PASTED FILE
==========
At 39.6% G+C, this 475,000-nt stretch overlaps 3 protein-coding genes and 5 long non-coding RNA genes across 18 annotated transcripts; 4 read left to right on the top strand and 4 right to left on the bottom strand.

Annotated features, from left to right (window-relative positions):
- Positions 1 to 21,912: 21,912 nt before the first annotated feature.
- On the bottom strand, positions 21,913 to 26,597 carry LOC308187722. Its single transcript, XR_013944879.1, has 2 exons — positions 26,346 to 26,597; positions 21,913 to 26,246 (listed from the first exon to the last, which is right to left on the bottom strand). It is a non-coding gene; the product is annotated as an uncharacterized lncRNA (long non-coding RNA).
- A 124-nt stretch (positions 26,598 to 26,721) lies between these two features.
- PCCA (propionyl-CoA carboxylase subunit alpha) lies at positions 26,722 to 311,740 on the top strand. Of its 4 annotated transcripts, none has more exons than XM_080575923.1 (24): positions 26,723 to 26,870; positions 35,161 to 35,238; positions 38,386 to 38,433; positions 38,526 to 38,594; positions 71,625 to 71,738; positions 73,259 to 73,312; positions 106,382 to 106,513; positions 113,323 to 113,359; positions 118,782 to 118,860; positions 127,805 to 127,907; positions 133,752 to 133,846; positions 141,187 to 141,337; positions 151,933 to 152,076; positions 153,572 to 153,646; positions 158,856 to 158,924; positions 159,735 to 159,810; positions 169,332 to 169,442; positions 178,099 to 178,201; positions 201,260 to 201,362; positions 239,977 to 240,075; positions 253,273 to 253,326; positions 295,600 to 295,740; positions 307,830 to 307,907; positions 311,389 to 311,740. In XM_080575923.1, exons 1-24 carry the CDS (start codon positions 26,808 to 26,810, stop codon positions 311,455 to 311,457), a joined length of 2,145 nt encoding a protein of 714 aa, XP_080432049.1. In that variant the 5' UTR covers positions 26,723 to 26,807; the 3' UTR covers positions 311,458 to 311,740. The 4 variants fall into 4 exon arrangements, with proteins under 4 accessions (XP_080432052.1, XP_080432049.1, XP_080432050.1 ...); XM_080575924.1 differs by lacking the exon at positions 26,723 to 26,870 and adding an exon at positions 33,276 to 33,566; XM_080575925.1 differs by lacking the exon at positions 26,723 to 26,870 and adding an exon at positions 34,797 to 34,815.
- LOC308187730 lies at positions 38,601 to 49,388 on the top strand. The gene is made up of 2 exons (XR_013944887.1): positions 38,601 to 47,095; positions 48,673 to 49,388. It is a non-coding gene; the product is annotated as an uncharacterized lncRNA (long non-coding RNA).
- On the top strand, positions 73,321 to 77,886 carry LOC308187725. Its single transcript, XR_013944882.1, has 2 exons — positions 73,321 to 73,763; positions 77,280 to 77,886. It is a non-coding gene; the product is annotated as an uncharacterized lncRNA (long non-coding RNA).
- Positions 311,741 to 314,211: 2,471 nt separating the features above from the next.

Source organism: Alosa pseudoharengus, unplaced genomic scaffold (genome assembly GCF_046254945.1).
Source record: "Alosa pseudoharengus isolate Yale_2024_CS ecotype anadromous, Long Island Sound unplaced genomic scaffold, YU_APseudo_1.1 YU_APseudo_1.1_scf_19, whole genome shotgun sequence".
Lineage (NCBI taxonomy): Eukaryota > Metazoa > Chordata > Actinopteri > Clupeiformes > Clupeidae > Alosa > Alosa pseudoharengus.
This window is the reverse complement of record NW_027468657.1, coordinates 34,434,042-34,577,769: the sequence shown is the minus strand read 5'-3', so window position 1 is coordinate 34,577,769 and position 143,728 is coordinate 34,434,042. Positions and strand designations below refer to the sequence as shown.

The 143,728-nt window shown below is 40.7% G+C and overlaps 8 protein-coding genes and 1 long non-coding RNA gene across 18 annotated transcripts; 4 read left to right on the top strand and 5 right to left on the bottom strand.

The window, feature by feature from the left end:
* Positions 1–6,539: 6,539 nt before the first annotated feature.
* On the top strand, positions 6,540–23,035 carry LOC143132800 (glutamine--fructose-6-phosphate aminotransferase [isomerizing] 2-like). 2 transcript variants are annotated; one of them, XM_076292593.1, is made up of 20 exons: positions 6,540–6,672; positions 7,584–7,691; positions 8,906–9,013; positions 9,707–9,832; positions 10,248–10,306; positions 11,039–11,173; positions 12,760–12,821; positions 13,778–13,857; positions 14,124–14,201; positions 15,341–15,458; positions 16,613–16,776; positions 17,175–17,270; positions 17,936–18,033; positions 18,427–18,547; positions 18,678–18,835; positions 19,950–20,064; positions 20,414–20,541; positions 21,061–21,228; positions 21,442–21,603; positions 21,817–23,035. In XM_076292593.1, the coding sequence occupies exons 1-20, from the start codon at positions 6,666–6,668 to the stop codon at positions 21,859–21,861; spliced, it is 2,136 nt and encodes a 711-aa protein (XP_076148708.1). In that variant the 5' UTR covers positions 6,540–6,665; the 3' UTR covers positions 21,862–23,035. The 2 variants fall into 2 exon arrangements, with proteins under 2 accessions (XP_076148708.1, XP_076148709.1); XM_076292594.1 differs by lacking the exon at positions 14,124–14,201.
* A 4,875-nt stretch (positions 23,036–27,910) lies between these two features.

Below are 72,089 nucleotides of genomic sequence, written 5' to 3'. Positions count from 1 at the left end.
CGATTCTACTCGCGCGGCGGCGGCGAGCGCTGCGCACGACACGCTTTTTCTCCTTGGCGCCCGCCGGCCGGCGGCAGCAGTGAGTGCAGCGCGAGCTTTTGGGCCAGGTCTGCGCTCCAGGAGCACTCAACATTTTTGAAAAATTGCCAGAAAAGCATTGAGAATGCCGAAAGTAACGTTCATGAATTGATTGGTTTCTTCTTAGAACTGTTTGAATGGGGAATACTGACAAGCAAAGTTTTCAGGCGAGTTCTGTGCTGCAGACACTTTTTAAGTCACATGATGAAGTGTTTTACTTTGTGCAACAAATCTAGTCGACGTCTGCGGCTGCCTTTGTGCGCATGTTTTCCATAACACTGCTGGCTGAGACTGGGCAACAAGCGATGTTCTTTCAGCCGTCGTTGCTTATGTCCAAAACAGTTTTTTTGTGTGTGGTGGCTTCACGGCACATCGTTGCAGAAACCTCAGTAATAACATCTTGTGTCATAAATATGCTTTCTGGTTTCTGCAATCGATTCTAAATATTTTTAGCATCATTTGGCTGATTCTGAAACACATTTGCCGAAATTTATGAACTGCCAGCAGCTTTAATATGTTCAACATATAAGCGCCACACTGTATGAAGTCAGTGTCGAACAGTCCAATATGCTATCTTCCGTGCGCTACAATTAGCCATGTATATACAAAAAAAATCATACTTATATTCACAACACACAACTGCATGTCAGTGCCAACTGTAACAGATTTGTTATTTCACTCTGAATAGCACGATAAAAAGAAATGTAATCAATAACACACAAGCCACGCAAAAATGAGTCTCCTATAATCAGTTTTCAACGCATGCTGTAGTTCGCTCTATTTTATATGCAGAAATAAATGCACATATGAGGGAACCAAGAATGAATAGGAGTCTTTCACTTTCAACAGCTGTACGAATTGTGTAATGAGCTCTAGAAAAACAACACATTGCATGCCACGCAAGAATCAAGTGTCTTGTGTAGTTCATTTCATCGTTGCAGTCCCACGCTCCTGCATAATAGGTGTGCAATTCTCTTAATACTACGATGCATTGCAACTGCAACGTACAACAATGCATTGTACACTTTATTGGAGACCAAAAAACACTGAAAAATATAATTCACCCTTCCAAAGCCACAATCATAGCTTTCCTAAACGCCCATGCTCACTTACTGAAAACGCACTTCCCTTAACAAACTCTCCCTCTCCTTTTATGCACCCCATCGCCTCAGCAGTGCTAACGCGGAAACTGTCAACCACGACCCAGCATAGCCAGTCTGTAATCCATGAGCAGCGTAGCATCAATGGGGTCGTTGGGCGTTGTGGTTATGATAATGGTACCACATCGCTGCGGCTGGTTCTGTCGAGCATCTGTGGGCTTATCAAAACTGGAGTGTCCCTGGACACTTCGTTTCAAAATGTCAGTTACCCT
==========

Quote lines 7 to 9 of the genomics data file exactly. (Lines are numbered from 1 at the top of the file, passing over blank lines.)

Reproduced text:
- LOC308187730 lies at positions 38,601 to 49,388 on the top strand. The gene is made up of 2 exons (XR_013944887.1): positions 38,601 to 47,095; positions 48,673 to 49,388. It is a non-coding gene; the product is annotated as an uncharacterized lncRNA (long non-coding RNA).
- On the top strand, positions 73,321 to 77,886 carry LOC308187725. Its single transcript, XR_013944882.1, has 2 exons — positions 73,321 to 73,763; positions 77,280 to 77,886. It is a non-coding gene; the product is annotated as an uncharacterized lncRNA (long non-coding RNA).
- Positions 311,741 to 314,211: 2,471 nt separating the features above from the next.